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Eric Collins has a solid debut as Dodgers' television announcer

The 39-year-old from Cleveland sticks to the baseball basics with partner Steve Lyons in broadcast from Houston.

April 22, 2009|DIANE PUCIN

Eric Collins did a week of practice games with Dodgers television partner Steve Lyons. They went into a booth at Dodger Stadium last week and pretended as if they were on television calling balls and strikes, making conversation, telling little stories, doing a broadcast.

And Collins worked the clubhouse. He introduced himself to each Dodger. He wanted for them to know him.

"I'm the guy who's going to be talking about them on television this season," Collins said. "At least I wanted to give them a clue who that guy is."

Whether they paid attention or not, Collins isn't sure.

But for the first time this season, Collins did his new job for real. It wasn't on tape to be listened to and critiqued by Collins, Lyons and a couple of other Dodgers executives with the good parts filed away and the bad parts erased from memory. Collins and Lyons called the Dodgers' 8-5 loss to the Astros in Houston on Tuesday night.

While Vin Scully was in Las Vegas on Tuesday being inducted into the National Assn. of Broadcasters Hall of Fame, Collins, a 39-year-old from Cleveland who worked Olympic baseball games last summer and baseball, softball and women's basketball games for ESPN, introduced himself to Los Angeles fans by really not introducing himself.

Tuesday's game, the first that the Dodgers played east of the Rockies, an area where Scully doesn't travel, began with Collins just starting. He introduced Lyons and said, "I'm Eric Collins" and then the game began.

Earlier in the day, Collins spoke while he was on the team bus going from the hotel to the ballpark. Yes, Collins said, he felt nerves but the good kind, the kind that told him he was ready to do this for real.

Collins, who lives in Chicago, spent much of the last two weeks in Los Angeles meeting players, talking to Scully and just observing. Collins said Scully listened and offered answers to questions but as is the way of Scully, Collins said, "He wasn't going to tell me how to do my job. And you know Vin, he doesn't even like to listen to the games when he's not doing them."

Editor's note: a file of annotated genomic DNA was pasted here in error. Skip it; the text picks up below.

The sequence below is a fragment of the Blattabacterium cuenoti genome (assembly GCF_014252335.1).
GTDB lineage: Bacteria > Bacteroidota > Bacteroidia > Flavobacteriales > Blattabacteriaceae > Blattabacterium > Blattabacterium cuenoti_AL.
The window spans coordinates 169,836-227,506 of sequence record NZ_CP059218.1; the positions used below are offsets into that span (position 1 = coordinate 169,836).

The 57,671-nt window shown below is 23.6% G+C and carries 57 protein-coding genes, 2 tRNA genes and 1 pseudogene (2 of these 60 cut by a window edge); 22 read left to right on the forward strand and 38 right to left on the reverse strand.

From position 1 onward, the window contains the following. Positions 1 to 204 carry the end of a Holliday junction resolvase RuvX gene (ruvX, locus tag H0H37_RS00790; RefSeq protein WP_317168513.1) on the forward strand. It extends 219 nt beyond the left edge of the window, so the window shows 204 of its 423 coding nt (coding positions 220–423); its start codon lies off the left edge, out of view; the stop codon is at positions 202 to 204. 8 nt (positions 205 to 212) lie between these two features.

So how to describe Collins?

He was confident. He was smooth. He sounded prepared. He said before the game that he and Lyons, in their practice sessions, had established a certain bantering humor between them but maybe this game didn't allow for because the two kept their talk mostly baseball, balls and strikes, hits and runs.

Though Collins did make a home run call you won't hear from Scully.

When Manny Ramirez belted a two-run home run in the top of the seventh inning for the Dodgers, Collins yelped, "Yikes that ball was hammered." It's hard to imagine Scully saying "Yikes," but it sounded normal coming from Collins.

And Collins can't be accused of being a Dodgers homer. In the top of the ninth, when Orlando Hudson was called safe at first when Astros first baseman Lance Berkman seemed to have made an acrobatic fielding play Collins was honest in seeing the replay and saying that Hudson should have been out.

Unfortunately for Collins, his last line of the night had to be: "The Dodgers' eight-game win streak is a thing of the past."

Not his fault, folks, and a fine opening night call for Collins. It was cautious and when you're starting a new job cautious is good.

Before the game Collins said he knew how his life would be for awhile. He would be compared to Scully.

"I'll be criticized," Collins said. "But if people really listen and give me a chance, I think they'll realize I know baseball and I know the Dodgers."

After one game Collins gave no one reason to think otherwise.


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